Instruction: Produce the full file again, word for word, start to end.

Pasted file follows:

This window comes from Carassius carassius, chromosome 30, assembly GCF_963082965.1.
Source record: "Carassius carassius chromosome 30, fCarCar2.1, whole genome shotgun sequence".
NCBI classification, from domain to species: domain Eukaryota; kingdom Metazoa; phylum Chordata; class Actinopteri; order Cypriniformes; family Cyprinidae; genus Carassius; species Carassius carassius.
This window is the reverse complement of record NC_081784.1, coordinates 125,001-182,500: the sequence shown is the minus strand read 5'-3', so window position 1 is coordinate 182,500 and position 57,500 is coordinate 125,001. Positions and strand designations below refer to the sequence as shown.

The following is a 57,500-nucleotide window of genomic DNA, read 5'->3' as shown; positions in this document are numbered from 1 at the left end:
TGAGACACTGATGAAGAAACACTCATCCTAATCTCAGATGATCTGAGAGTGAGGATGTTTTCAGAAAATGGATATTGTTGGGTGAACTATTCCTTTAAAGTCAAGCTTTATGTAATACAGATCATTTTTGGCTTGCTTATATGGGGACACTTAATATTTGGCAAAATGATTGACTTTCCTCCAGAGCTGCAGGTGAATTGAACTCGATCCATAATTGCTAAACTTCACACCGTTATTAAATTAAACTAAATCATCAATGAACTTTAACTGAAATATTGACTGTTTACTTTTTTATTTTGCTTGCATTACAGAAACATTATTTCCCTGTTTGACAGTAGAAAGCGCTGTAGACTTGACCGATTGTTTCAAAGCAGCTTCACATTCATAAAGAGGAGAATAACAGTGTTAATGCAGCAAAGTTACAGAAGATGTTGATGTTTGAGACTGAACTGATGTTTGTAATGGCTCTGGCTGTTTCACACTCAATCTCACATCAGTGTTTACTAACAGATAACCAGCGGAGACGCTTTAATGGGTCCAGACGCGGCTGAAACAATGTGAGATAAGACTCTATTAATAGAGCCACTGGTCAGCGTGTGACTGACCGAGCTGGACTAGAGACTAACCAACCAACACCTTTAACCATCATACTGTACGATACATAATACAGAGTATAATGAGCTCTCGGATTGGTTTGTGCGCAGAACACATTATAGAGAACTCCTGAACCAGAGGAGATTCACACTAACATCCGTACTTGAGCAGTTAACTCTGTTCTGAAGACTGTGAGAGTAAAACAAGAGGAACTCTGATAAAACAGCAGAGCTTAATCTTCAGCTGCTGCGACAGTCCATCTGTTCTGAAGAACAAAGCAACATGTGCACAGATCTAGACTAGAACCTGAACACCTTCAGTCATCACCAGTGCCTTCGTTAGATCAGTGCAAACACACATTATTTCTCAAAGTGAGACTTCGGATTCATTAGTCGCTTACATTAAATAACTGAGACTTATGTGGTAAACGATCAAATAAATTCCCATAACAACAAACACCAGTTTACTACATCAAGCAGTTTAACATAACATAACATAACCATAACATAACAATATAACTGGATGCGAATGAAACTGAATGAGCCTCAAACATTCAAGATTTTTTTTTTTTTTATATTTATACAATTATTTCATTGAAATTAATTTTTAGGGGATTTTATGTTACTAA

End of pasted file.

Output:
This window comes from Carassius carassius, chromosome 30, assembly GCF_963082965.1.
Source record: "Carassius carassius chromosome 30, fCarCar2.1, whole genome shotgun sequence".
NCBI classification, from domain to species: domain Eukaryota; kingdom Metazoa; phylum Chordata; class Actinopteri; order Cypriniformes; family Cyprinidae; genus Carassius; species Carassius carassius.
This window is the reverse complement of record NC_081784.1, coordinates 125,001-182,500: the sequence shown is the minus strand read 5'-3', so window position 1 is coordinate 182,500 and position 57,500 is coordinate 125,001. Positions and strand designations below refer to the sequence as shown.

The following is a 57,500-nucleotide window of genomic DNA, read 5'->3' as shown; positions in this document are numbered from 1 at the left end:
TGAGACACTGATGAAGAAACACTCATCCTAATCTCAGATGATCTGAGAGTGAGGATGTTTTCAGAAAATGGATATTGTTGGGTGAACTATTCCTTTAAAGTCAAGCTTTATGTAATACAGATCATTTTTGGCTTGCTTATATGGGGACACTTAATATTTGGCAAAATGATTGACTTTCCTCCAGAGCTGCAGGTGAATTGAACTCGATCCATAATTGCTAAACTTCACACCGTTATTAAATTAAACTAAATCATCAATGAACTTTAACTGAAATATTGACTGTTTACTTTTTTATTTTGCTTGCATTACAGAAACATTATTTCCCTGTTTGACAGTAGAAAGCGCTGTAGACTTGACCGATTGTTTCAAAGCAGCTTCACATTCATAAAGAGGAGAATAACAGTGTTAATGCAGCAAAGTTACAGAAGATGTTGATGTTTGAGACTGAACTGATGTTTGTAATGGCTCTGGCTGTTTCACACTCAATCTCACATCAGTGTTTACTAACAGATAACCAGCGGAGACGCTTTAATGGGTCCAGACGCGGCTGAAACAATGTGAGATAAGACTCTATTAATAGAGCCACTGGTCAGCGTGTGACTGACCGAGCTGGACTAGAGACTAACCAACCAACACCTTTAACCATCATACTGTACGATACATAATACAGAGTATAATGAGCTCTCGGATTGGTTTGTGCGCAGAACACATTATAGAGAACTCCTGAACCAGAGGAGATTCACACTAACATCCGTACTTGAGCAGTTAACTCTGTTCTGAAGACTGTGAGAGTAAAACAAGAGGAACTCTGATAAAACAGCAGAGCTTAATCTTCAGCTGCTGCGACAGTCCATCTGTTCTGAAGAACAAAGCAACATGTGCACAGATCTAGACTAGAACCTGAACACCTTCAGTCATCACCAGTGCCTTCGTTAGATCAGTGCAAACACACATTATTTCTCAAAGTGAGACTTCGGATTCATTAGTCGCTTACATTAAATAACTGAGACTTATGTGGTAAACGATCAAATAAATTCCCATAACAACAAACACCAGTTTACTACATCAAGCAGTTTAACATAACATAACATAACCATAACATAACAATATAACTGGATGCGAATGAAACTGAATGAGCCTCAAACATTCAAGATTTTTTTTTTTTTTATATTTATACAATTATTTCATTGAAATTAATTTTTAGGGGATTTTATGTTACTAA